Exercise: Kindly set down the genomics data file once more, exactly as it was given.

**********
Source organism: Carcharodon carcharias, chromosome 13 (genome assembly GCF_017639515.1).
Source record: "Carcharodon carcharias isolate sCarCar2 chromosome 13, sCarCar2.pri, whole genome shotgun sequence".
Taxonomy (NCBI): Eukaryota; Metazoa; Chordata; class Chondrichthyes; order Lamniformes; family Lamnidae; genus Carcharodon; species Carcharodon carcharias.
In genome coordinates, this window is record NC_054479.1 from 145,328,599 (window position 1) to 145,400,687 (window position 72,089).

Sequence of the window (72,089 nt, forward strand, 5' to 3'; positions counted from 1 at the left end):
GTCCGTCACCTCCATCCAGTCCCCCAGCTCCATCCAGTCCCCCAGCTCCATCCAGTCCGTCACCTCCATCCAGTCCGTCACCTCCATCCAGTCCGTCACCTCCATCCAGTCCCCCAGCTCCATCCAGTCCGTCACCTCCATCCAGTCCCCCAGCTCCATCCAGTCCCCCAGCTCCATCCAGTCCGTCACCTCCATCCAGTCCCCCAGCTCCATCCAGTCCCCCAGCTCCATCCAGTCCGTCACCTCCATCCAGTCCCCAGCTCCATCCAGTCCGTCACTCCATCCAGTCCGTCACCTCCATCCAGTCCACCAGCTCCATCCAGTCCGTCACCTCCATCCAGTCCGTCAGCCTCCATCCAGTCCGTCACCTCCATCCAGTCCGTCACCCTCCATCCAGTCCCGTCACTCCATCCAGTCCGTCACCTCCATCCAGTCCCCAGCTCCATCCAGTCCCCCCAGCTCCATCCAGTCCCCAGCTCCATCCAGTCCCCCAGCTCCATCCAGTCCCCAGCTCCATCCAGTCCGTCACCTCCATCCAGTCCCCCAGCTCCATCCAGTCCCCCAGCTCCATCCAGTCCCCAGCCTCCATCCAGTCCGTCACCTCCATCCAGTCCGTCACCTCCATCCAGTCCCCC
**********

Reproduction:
Source organism: Carcharodon carcharias, chromosome 13 (genome assembly GCF_017639515.1).
Source record: "Carcharodon carcharias isolate sCarCar2 chromosome 13, sCarCar2.pri, whole genome shotgun sequence".
Taxonomy (NCBI): Eukaryota; Metazoa; Chordata; class Chondrichthyes; order Lamniformes; family Lamnidae; genus Carcharodon; species Carcharodon carcharias.
In genome coordinates, this window is record NC_054479.1 from 145,328,599 (window position 1) to 145,400,687 (window position 72,089).

Sequence of the window (72,089 nt, forward strand, 5' to 3'; positions counted from 1 at the left end):
GTCCGTCACCTCCATCCAGTCCCCCAGCTCCATCCAGTCCCCCAGCTCCATCCAGTCCGTCACCTCCATCCAGTCCGTCACCTCCATCCAGTCCGTCACCTCCATCCAGTCCCCCAGCTCCATCCAGTCCGTCACCTCCATCCAGTCCCCCAGCTCCATCCAGTCCCCCAGCTCCATCCAGTCCGTCACCTCCATCCAGTCCCCCAGCTCCATCCAGTCCCCCAGCTCCATCCAGTCCGTCACCTCCATCCAGTCCCCAGCTCCATCCAGTCCGTCACTCCATCCAGTCCGTCACCTCCATCCAGTCCACCAGCTCCATCCAGTCCGTCACCTCCATCCAGTCCGTCAGCCTCCATCCAGTCCGTCACCTCCATCCAGTCCGTCACCCTCCATCCAGTCCCGTCACTCCATCCAGTCCGTCACCTCCATCCAGTCCCCAGCTCCATCCAGTCCCCCCAGCTCCATCCAGTCCCCAGCTCCATCCAGTCCCCCAGCTCCATCCAGTCCCCAGCTCCATCCAGTCCGTCACCTCCATCCAGTCCCCCAGCTCCATCCAGTCCCCCAGCTCCATCCAGTCCCCAGCCTCCATCCAGTCCGTCACCTCCATCCAGTCCGTCACCTCCATCCAGTCCCCC